Washington (CNN)Hillary Clinton moved from being "inclined" to support the controversial Keystone XL pipeline to announcing Tuesday that she'd oppose it. The move that comes as the former secretary of state seeks the Democratic presidential nomination and felt pressure from rival candidates as well as environmentalists and progressives.
Hillary Clinton's 5 takes on the Keystone Pipeline
Here's how she got to Tuesday:
"We haven't finish all of the analysis," Clinton, then secretary of state, told the Commonwealth Club in San Francisco. "So as I say, we've not yet signed off on it. But we are inclined to do so and we are for several reasons."
"I can't really comment at great length because I had responsibility for it and it's been passed on and it wouldn't be appropriate, but I hope that Canadians appreciate that the United States government -- the Obama administration -- is trying to get it right," Clinton told Canada's The Globe and Mail as she promoted her book, Hard Choices. When asked if she personally agreed with the pipeline, she said, "I can't respond."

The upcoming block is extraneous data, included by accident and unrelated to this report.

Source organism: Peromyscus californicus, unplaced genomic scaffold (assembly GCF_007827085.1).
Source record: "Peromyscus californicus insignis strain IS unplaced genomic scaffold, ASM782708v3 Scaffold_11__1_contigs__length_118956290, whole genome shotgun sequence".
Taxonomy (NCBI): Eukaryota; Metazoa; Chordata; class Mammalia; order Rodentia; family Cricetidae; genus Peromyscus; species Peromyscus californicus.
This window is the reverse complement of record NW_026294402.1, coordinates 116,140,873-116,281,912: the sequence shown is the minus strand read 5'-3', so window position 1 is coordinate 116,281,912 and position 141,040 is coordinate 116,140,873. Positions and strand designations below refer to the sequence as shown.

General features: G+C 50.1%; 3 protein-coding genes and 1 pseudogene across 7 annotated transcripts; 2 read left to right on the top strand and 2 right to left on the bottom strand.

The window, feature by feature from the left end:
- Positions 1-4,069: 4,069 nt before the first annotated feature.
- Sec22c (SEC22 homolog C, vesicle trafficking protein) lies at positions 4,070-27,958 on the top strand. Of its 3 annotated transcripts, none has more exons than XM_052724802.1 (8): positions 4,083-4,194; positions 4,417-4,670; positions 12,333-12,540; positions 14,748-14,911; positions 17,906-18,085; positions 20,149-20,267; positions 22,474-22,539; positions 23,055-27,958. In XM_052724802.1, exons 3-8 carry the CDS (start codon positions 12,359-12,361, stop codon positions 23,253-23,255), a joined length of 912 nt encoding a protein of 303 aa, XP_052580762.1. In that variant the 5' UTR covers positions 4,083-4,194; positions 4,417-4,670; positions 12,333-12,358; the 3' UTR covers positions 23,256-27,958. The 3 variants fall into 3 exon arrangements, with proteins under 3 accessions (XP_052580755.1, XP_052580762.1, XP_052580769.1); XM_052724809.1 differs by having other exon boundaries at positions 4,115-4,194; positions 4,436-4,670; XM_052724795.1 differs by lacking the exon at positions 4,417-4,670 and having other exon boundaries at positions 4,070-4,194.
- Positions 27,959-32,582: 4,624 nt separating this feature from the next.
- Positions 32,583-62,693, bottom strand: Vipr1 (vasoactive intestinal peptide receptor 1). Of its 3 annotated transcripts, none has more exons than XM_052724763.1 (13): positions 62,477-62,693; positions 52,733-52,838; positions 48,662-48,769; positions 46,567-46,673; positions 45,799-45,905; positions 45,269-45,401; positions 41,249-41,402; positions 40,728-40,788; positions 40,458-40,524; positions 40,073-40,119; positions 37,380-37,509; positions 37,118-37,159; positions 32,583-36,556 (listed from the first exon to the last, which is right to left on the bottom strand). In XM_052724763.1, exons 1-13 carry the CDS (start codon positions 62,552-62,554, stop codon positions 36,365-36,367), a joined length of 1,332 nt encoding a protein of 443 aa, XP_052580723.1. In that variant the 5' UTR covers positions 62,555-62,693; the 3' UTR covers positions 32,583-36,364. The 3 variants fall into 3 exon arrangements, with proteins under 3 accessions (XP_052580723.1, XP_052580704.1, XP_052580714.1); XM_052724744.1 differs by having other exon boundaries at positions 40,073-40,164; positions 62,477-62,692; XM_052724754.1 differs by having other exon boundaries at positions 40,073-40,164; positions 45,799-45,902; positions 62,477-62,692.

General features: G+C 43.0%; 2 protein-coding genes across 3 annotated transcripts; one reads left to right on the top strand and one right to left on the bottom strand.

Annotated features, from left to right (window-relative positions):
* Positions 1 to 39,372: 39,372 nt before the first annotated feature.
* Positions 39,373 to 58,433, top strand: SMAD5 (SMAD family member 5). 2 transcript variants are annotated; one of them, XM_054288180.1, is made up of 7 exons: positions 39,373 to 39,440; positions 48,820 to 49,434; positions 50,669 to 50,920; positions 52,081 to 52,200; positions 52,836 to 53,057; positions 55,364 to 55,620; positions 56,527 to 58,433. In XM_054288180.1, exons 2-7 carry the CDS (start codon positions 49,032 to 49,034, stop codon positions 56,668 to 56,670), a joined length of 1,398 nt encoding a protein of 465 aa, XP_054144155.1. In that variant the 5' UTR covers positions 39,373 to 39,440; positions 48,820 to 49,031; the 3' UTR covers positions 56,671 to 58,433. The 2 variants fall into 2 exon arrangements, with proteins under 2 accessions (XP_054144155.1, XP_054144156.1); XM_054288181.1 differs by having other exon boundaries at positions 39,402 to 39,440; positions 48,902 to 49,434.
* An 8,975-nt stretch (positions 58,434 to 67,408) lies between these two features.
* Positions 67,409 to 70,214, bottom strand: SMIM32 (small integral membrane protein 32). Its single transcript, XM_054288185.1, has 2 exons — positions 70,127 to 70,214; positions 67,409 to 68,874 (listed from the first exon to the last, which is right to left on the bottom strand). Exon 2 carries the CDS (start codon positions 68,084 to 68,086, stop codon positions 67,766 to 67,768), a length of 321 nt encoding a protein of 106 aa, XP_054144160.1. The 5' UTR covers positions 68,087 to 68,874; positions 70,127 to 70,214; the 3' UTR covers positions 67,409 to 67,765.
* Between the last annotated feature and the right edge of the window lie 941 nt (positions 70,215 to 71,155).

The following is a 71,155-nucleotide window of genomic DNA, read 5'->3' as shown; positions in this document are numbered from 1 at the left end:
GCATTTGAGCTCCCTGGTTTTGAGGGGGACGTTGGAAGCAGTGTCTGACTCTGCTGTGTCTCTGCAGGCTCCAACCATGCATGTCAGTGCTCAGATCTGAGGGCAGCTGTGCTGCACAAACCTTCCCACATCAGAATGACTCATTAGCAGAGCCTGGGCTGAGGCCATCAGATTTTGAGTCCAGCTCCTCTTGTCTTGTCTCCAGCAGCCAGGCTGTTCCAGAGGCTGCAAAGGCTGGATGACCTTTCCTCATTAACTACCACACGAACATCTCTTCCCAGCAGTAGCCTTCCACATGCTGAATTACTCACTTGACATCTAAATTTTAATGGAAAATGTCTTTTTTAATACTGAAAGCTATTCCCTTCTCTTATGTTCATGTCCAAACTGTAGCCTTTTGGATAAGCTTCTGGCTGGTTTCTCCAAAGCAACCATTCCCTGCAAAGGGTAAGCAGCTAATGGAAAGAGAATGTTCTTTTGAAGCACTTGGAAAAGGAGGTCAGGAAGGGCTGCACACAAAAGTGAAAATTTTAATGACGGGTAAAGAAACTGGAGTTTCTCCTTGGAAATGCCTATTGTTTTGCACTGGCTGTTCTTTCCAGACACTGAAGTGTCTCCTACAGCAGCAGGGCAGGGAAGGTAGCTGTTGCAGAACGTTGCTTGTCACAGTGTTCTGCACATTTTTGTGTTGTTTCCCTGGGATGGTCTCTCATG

"We have differences and you won't get me to talk about Keystone because I have steadily made clear that I'm not going to express an opinion," she told an audience in Winnipeg. "It is in our process and that's where it belongs."
"I am not going to second guess (President Barack Obama) because I was in a position to set this in motion," Clinton said just two months ago in New Hampshire. "I want to wait and see what he and Secretary (John) Kerry decide."
She added, "If it is undecided when I become president, I will answer your question."
"I think it is imperative that we look at the Keystone pipeline as what I believe it is -- a distraction from important work we have to do on climate change," Clinton said Tuesday in Des Moines, Iowa. "And unfortunately from my perspective, one that interferes with our ability to move forward with all the other issues. Therefore I oppose it."